Fatalities down, but distracted driving threatens our safety
Are cars getting safer? According to the federal government, the answer is “yes”.
The National Highway Traffic Safety Administration (NHTSA) compiles car crash data every year. In 2007, more than 41,000 people died on our roads. In 2008, that number dropped to 25,351. That represents a 39 percent decrease in just one year.
The 2008 figure is the lowest since 1975 when NHTSA began collecting fatality data. You can have a look at the NHTSA numbers by visiting its website.
Even so, 25,351 is a HUGE number of lives lost. If that many people in the U.S. were dying each year from terrorist attacks or other grievous causes, the government would declare a national emergency and we’d probably be living under martial law. Traffic fatalities are devastating, but they a something that we as a society have come to accept as a natural consequence of driving. You get behind the wheel and you hope for the best.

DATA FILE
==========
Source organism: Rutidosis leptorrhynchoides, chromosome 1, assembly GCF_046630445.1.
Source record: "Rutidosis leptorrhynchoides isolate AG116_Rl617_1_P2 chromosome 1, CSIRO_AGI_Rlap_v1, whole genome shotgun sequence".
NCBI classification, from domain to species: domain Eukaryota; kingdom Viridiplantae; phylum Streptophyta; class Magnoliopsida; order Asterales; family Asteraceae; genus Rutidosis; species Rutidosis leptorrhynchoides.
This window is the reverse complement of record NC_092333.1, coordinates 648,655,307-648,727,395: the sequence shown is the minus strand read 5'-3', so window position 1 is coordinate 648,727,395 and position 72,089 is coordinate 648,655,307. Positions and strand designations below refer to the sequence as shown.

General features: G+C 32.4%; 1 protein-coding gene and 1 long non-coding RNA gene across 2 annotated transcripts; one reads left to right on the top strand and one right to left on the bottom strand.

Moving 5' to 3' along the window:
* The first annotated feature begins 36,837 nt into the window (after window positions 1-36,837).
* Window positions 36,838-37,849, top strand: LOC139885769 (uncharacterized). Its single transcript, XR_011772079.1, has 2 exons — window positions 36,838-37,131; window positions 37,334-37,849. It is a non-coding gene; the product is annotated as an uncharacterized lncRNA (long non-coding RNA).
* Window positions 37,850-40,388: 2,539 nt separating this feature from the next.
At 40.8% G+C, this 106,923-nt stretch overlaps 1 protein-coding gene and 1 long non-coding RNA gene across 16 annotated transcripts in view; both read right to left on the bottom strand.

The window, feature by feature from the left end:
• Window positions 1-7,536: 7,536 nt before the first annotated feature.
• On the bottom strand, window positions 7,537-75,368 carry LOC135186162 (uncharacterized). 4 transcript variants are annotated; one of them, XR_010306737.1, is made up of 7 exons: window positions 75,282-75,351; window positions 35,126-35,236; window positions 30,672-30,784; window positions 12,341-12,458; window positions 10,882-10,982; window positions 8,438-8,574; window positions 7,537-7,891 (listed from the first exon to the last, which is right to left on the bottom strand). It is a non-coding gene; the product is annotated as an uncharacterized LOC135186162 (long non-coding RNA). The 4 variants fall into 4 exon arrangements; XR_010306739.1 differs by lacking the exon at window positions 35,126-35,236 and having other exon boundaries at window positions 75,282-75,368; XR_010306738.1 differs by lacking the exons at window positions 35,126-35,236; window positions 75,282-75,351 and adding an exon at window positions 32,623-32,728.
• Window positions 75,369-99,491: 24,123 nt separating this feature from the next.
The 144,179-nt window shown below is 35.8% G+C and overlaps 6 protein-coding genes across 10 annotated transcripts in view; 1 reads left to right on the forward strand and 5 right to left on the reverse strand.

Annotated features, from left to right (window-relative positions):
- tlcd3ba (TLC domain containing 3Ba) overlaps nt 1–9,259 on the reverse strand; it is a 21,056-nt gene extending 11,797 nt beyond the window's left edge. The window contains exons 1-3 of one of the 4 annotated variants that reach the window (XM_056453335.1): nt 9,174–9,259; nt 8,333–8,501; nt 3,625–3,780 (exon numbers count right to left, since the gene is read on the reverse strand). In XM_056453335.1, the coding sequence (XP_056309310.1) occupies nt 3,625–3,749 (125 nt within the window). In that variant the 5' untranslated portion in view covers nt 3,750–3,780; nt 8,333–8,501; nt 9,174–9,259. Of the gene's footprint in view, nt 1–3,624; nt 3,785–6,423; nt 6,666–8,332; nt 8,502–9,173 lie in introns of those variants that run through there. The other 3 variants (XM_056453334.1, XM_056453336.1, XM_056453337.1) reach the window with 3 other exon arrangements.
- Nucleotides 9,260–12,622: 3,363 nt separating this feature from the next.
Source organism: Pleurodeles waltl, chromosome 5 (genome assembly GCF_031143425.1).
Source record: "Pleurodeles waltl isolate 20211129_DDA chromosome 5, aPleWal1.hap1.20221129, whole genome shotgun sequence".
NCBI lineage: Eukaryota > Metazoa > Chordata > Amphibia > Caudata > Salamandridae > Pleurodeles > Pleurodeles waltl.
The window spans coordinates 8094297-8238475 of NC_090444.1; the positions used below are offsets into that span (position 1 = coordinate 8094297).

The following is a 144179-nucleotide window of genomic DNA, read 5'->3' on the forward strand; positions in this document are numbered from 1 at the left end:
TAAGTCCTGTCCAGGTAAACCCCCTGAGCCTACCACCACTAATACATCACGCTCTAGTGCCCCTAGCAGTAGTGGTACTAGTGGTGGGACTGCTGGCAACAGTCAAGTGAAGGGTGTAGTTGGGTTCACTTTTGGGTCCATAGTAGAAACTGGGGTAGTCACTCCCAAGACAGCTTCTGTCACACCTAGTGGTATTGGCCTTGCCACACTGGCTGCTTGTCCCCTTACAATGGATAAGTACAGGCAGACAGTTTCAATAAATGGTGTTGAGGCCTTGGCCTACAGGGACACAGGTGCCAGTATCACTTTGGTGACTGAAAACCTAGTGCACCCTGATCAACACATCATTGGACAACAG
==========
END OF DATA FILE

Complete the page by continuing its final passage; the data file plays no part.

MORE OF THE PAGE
It may not be possible to control the behavior of other drivers, but you can control yours and at least minimize the chance of you being the cause of an accident. One easy way to decrease that likelihood is to limit any distractions while you are driving.
The Florida Department of Highway Safety and Motor Vehicles publishes an annual report on distracted driving. In spite of all the attention given to cell phone use and texting, the report details numerous other causes of distracted driving including food, drink, and moving objects such as a pet or insect.
The report and the causes of distracted driving make you aware of how your own behavior can put you in danger. That’s why when you get behind the wheel, your sole task should be to drive the car. Many of us take driving for granted, but when you become aware of all the types of distractions, you can minimize your chances of being caught off guard.